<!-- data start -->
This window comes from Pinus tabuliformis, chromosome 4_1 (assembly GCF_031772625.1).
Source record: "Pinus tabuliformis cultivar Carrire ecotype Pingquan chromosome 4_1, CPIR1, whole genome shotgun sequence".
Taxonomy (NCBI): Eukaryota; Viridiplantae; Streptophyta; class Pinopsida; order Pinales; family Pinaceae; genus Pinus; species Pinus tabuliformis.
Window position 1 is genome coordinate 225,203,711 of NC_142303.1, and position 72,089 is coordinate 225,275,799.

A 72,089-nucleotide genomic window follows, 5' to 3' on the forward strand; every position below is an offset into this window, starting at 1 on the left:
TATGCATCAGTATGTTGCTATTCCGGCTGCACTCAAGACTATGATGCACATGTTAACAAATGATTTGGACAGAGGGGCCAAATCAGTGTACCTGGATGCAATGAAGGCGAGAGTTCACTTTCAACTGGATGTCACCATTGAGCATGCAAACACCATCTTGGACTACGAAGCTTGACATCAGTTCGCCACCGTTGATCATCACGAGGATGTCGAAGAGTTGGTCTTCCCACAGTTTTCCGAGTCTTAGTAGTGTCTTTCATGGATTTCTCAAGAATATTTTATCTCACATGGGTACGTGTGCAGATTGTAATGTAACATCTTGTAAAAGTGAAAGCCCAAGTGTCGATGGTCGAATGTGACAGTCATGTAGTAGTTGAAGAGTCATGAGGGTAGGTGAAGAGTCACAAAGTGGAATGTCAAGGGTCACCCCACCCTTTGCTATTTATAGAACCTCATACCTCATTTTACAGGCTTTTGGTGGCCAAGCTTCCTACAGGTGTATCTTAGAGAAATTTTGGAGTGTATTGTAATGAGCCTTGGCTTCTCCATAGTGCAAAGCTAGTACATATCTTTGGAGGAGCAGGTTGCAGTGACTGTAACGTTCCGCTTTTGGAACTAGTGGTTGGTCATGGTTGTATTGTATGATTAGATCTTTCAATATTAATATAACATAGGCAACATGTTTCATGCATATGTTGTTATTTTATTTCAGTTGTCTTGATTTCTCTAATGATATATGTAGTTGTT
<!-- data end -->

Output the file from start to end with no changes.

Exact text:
This window comes from Pinus tabuliformis, chromosome 4_1 (assembly GCF_031772625.1).
Source record: "Pinus tabuliformis cultivar Carrire ecotype Pingquan chromosome 4_1, CPIR1, whole genome shotgun sequence".
Taxonomy (NCBI): Eukaryota; Viridiplantae; Streptophyta; class Pinopsida; order Pinales; family Pinaceae; genus Pinus; species Pinus tabuliformis.
Window position 1 is genome coordinate 225,203,711 of NC_142303.1, and position 72,089 is coordinate 225,275,799.

A 72,089-nucleotide genomic window follows, 5' to 3' on the forward strand; every position below is an offset into this window, starting at 1 on the left:
TATGCATCAGTATGTTGCTATTCCGGCTGCACTCAAGACTATGATGCACATGTTAACAAATGATTTGGACAGAGGGGCCAAATCAGTGTACCTGGATGCAATGAAGGCGAGAGTTCACTTTCAACTGGATGTCACCATTGAGCATGCAAACACCATCTTGGACTACGAAGCTTGACATCAGTTCGCCACCGTTGATCATCACGAGGATGTCGAAGAGTTGGTCTTCCCACAGTTTTCCGAGTCTTAGTAGTGTCTTTCATGGATTTCTCAAGAATATTTTATCTCACATGGGTACGTGTGCAGATTGTAATGTAACATCTTGTAAAAGTGAAAGCCCAAGTGTCGATGGTCGAATGTGACAGTCATGTAGTAGTTGAAGAGTCATGAGGGTAGGTGAAGAGTCACAAAGTGGAATGTCAAGGGTCACCCCACCCTTTGCTATTTATAGAACCTCATACCTCATTTTACAGGCTTTTGGTGGCCAAGCTTCCTACAGGTGTATCTTAGAGAAATTTTGGAGTGTATTGTAATGAGCCTTGGCTTCTCCATAGTGCAAAGCTAGTACATATCTTTGGAGGAGCAGGTTGCAGTGACTGTAACGTTCCGCTTTTGGAACTAGTGGTTGGTCATGGTTGTATTGTATGATTAGATCTTTCAATATTAATATAACATAGGCAACATGTTTCATGCATATGTTGTTATTTTATTTCAGTTGTCTTGATTTCTCTAATGATATATGTAGTTGTT